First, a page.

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Jewish World Review Nov. 2, 1999 /21 Mar-Cheshvan, 5760

Michelle Malkin

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Mourning the loss of
the last Liberty Tree -- Annapolis, Md. - Under a gilt-edged October sky, I mourned an aged tree. Not just any tree. It stood here once, tall and strong, solid and shady, on the eve of the American Revolution. It fostered courage. It witnessed war. It defied wind, fire, lightning, and decay.

Now, this four-century-old tulip poplar, the last of the Liberty Trees, is dead.

In the tree's prime, rebellious patriots and militias were celebrated, not maligned. Freedom was worth fighting for; the desire for national sovereignty burned fiercely. Limited government was considered virtuous, not mean-spirited. Tax revolts were renowned, not denounced. Political leaders prayed in public without reproach - or sanctimony. Colonists carried guns without federal background checks. Citizens bore the flag in their hearts, not on their boxer shorts. Sam Adams was a living hero, not a brand of beer.

Adams helped found the Sons of Liberty in 1765 when Mother England tried to impose a stamp tax on America. The parliamentary act required colonists to pay an extra levy on every piece of printed paper - from newspapers, diplomas, and legal contracts to permits, pamphlets, and playing cards. Shop owners, lawyers, journalists, and pamphleteers protested not just the actual cost of the tax (which was relatively light), but the underlying right of the British government to impose it at all.

Beneath the cover and comfort of Liberty Trees throughout the 13 colonies, the Sons of Liberty decried taxation without representation. Resistance to the British parliament's fiscal power grab was critical to preserving the country's system of self-rule. Small increments of tyranny, our forefathers understood, compound quickly. The Stamp Act was repealed in 1766, the seeds of sedition were sown, and the rest, of course, was history.

During the Revolutionary War, British troops destroyed most of the original Liberty Trees. According to Maryland state archivist Edward Papenfuse, the redcoats chopped down the famous elm in Boston and reduced the tree to 14 cords of firewood. Vengeful British soldiers hacked the Liberty Tree in Charleston, South Carolina to pieces - and then burned the stump to try and erase the last traces of its existence.

Others succumbed naturally to age and disease. But somehow, the tree here on the campus of St. John's College in Maryland's capital persevered. It grew more than 100 feet tall, with shade cover stretching 60 feet and a diameter of 102 inches. To the untrained eye, the Liberty Tree at Annapolis looked hale and venerable on its last day rooted to the earth. I could not see a single crack.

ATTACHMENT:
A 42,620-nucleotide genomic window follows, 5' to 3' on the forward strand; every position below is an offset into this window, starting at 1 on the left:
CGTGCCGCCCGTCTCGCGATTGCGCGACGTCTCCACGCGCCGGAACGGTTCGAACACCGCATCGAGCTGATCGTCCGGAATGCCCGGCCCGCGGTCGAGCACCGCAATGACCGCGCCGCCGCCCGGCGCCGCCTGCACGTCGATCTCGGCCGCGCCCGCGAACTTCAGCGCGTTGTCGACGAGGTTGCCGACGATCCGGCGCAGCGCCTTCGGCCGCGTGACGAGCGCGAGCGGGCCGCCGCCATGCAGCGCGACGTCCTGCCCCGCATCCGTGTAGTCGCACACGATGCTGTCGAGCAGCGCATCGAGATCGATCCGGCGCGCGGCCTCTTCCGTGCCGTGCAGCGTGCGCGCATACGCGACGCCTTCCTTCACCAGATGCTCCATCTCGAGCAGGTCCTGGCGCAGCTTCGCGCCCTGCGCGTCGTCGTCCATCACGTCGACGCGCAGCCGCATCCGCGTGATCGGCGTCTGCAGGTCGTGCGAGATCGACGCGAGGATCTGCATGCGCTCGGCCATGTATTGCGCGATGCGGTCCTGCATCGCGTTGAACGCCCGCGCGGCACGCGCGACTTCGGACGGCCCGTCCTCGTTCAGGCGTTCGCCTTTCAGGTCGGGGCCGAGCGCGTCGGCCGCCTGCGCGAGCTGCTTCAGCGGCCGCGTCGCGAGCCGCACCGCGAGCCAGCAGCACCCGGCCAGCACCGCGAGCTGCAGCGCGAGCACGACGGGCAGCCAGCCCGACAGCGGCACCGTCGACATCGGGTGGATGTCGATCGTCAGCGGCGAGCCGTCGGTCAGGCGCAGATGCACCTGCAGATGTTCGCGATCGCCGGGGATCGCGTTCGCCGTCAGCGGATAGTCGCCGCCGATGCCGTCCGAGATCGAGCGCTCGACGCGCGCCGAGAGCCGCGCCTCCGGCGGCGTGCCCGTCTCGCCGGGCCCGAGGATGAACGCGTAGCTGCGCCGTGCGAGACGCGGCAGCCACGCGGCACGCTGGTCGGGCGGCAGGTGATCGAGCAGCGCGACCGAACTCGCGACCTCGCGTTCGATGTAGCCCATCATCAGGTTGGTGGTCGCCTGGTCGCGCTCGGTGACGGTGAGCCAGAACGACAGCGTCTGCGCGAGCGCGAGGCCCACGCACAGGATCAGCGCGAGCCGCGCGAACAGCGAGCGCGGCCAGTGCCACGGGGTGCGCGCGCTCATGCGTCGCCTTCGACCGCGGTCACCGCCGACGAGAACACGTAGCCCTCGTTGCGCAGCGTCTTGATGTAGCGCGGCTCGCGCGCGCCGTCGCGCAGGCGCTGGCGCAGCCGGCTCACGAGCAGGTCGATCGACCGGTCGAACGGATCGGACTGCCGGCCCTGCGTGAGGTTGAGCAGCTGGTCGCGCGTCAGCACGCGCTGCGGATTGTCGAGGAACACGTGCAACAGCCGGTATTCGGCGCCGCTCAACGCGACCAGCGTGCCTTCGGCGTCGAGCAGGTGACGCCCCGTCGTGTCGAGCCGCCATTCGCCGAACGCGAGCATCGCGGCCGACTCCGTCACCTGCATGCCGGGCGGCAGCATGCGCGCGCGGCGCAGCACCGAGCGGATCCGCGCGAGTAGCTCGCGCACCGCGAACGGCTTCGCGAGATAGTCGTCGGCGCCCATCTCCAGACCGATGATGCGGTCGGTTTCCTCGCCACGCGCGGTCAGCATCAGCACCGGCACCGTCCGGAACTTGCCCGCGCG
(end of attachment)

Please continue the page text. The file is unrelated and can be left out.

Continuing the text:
The last Liberty Tree, RIP
As a tree specialist noted earlier this month, however, the insides of the tree were too hollow to support its weight. A few centuries of rough weather and student pranks weakened the wood. In 1907, college officials poured 55 tons of cement into its empty trunk. A man-made support system of bolts, cables and concrete held this last Liberty Tree together for much of the last hundred years. No more, the experts said.

So local politicians preened for the cameras this golden October morning and summoned up their most earnest-sounding, freedom-loving platitudes. ""I hope we commit ourselves to not just the preservation of new trees, but the preservation of the ideas that are stronger than any tree," blathered Maryland Gov. Parris Glendening, a Democrat whose recent gun control proposals would make his state's original settlers roll over in their graves.

A gaggle of college students attended the Liberty Tree's wake, too - not to pay respect for its legacy, but to skip out of an early morning class. They chowed down on free pastries and coffee; they rolled their eyes during the singing of the National Anthem; some even snickered during a solemn moment when the campus bell tolled 13 times in honor of each of the original colonies.

I could not bear to watch as construction workers fired up their chainsaws and dismantled the Liberty Tree, limb by limb. The metaphor is too awful. Superficially, the personal and economic freedoms the tree represents appear secure. But small increments of cynicism, ingratitude, and indifference compound quickly. Few are willing to protest the domestic tyrannies that gnaw away daily at our once-inalienable rights to life, liberty, and happiness.

We live in a hollow shell of the world the Sons of Liberty envisioned. For those who can see the country's internal timber rotting, the grief and the horror cut too deep to measure.

JWR contributor Michelle Malkin can be reached by clicking here.


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©1999, Creators Syndicate